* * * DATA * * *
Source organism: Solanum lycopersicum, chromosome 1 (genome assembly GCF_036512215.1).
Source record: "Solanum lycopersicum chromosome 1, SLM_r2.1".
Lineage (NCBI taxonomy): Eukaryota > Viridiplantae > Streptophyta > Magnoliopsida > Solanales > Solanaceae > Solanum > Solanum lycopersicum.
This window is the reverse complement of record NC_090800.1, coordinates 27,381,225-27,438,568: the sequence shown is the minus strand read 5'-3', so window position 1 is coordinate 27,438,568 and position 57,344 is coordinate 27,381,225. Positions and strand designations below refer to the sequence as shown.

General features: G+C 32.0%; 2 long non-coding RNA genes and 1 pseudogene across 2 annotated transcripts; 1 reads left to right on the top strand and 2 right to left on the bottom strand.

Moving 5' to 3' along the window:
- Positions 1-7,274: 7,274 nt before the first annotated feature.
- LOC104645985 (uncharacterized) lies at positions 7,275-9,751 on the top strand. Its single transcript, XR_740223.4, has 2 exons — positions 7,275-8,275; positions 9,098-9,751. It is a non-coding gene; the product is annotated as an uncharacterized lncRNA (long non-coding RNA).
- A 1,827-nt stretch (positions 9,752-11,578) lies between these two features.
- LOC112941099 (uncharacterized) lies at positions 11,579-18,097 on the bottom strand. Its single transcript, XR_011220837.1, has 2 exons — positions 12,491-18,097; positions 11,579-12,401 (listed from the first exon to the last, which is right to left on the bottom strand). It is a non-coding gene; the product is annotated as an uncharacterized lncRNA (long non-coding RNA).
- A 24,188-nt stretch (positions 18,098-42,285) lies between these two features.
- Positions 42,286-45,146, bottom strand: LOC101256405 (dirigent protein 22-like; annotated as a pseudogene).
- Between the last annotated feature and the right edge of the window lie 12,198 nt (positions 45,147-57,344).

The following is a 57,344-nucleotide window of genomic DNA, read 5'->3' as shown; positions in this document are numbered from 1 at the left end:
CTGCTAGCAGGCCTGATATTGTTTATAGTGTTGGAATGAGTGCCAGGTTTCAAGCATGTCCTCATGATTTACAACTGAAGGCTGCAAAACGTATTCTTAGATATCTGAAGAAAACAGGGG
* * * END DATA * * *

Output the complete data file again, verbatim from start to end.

Source organism: Solanum lycopersicum, chromosome 1 (genome assembly GCF_036512215.1).
Source record: "Solanum lycopersicum chromosome 1, SLM_r2.1".
Lineage (NCBI taxonomy): Eukaryota > Viridiplantae > Streptophyta > Magnoliopsida > Solanales > Solanaceae > Solanum > Solanum lycopersicum.
This window is the reverse complement of record NC_090800.1, coordinates 27,381,225-27,438,568: the sequence shown is the minus strand read 5'-3', so window position 1 is coordinate 27,438,568 and position 57,344 is coordinate 27,381,225. Positions and strand designations below refer to the sequence as shown.

General features: G+C 32.0%; 2 long non-coding RNA genes and 1 pseudogene across 2 annotated transcripts; 1 reads left to right on the top strand and 2 right to left on the bottom strand.

Moving 5' to 3' along the window:
- Positions 1-7,274: 7,274 nt before the first annotated feature.
- LOC104645985 (uncharacterized) lies at positions 7,275-9,751 on the top strand. Its single transcript, XR_740223.4, has 2 exons — positions 7,275-8,275; positions 9,098-9,751. It is a non-coding gene; the product is annotated as an uncharacterized lncRNA (long non-coding RNA).
- A 1,827-nt stretch (positions 9,752-11,578) lies between these two features.
- LOC112941099 (uncharacterized) lies at positions 11,579-18,097 on the bottom strand. Its single transcript, XR_011220837.1, has 2 exons — positions 12,491-18,097; positions 11,579-12,401 (listed from the first exon to the last, which is right to left on the bottom strand). It is a non-coding gene; the product is annotated as an uncharacterized lncRNA (long non-coding RNA).
- A 24,188-nt stretch (positions 18,098-42,285) lies between these two features.
- Positions 42,286-45,146, bottom strand: LOC101256405 (dirigent protein 22-like; annotated as a pseudogene).
- Between the last annotated feature and the right edge of the window lie 12,198 nt (positions 45,147-57,344).

The following is a 57,344-nucleotide window of genomic DNA, read 5'->3' as shown; positions in this document are numbered from 1 at the left end:
CTGCTAGCAGGCCTGATATTGTTTATAGTGTTGGAATGAGTGCCAGGTTTCAAGCATGTCCTCATGATTTACAACTGAAGGCTGCAAAACGTATTCTTAGATATCTGAAGAAAACAGGGG